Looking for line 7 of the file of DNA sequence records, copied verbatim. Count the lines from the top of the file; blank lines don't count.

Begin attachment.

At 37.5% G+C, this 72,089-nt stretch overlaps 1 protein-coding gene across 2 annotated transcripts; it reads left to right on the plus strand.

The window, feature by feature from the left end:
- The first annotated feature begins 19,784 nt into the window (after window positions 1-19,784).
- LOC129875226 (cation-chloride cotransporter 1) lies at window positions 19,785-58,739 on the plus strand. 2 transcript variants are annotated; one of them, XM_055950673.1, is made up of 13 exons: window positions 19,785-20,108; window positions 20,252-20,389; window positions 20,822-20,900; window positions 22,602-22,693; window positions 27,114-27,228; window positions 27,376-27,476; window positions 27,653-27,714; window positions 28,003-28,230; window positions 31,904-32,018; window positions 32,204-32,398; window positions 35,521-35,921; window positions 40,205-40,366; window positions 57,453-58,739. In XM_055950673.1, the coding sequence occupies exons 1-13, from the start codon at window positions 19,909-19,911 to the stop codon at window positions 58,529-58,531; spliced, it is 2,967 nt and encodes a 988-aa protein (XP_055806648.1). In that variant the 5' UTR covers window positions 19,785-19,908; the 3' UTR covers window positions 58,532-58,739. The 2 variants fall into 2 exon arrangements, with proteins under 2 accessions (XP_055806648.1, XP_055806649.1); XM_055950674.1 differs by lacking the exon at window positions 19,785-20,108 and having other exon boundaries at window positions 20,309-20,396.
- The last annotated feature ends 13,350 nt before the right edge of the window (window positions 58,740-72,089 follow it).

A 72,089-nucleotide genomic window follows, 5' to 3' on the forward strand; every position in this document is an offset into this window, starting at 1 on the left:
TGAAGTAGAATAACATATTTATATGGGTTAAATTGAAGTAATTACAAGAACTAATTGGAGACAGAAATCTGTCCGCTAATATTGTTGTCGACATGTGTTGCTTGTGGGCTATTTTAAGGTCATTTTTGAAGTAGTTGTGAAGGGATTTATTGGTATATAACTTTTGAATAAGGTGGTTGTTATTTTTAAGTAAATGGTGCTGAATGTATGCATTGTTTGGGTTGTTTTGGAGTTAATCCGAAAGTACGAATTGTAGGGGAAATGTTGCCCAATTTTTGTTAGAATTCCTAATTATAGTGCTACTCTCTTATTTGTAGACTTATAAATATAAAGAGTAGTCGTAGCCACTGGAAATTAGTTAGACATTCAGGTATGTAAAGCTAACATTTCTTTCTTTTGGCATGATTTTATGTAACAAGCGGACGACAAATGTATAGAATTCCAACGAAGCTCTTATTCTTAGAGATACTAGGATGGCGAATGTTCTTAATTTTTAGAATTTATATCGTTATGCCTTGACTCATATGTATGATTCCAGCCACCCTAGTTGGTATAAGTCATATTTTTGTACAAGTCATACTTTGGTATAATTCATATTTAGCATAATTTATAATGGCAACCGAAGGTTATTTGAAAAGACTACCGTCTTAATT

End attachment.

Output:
TGAAGTAGAATAACATATTTATATGGGTTAAATTGAAGTAATTACAAGAACTAATTGGAGACAGAAATCTGTCCGCTAATATTGTTGTCGACATGTGTTGCTTGTGGGCTATTTTAAGGTCATTTTTGAAGTAGTTGTGAAGGGATTTATTGGTATATAACTTTTGAATAAGGTGGTTGTTATTTTTAAGTAAATGGTGCTGAATGTATGCATTGTTTGGGTTGTTTTGGAGTTAATCCGAAAGTACGAATTGTAGGGGAAATGTTGCCCAATTTTTGTTAGAATTCCTAATTATAGTGCTACTCTCTTATTTGTAGACTTATAAATATAAAGAGTAGTCGTAGCCACTGGAAATTAGTTAGACATTCAGGTATGTAAAGCTAACATTTCTTTCTTTTGGCATGATTTTATGTAACAAGCGGACGACAAATGTATAGAATTCCAACGAAGCTCTTATTCTTAGAGATACTAGGATGGCGAATGTTCTTAATTTTTAGAATTTATATCGTTATGCCTTGACTCATATGTATGATTCCAGCCACCCTAGTTGGTATAAGTCATATTTTTGTACAAGTCATACTTTGGTATAATTCATATTTAGCATAATTTATAATGGCAACCGAAGGTTATTTGAAAAGACTACCGTCTTAATT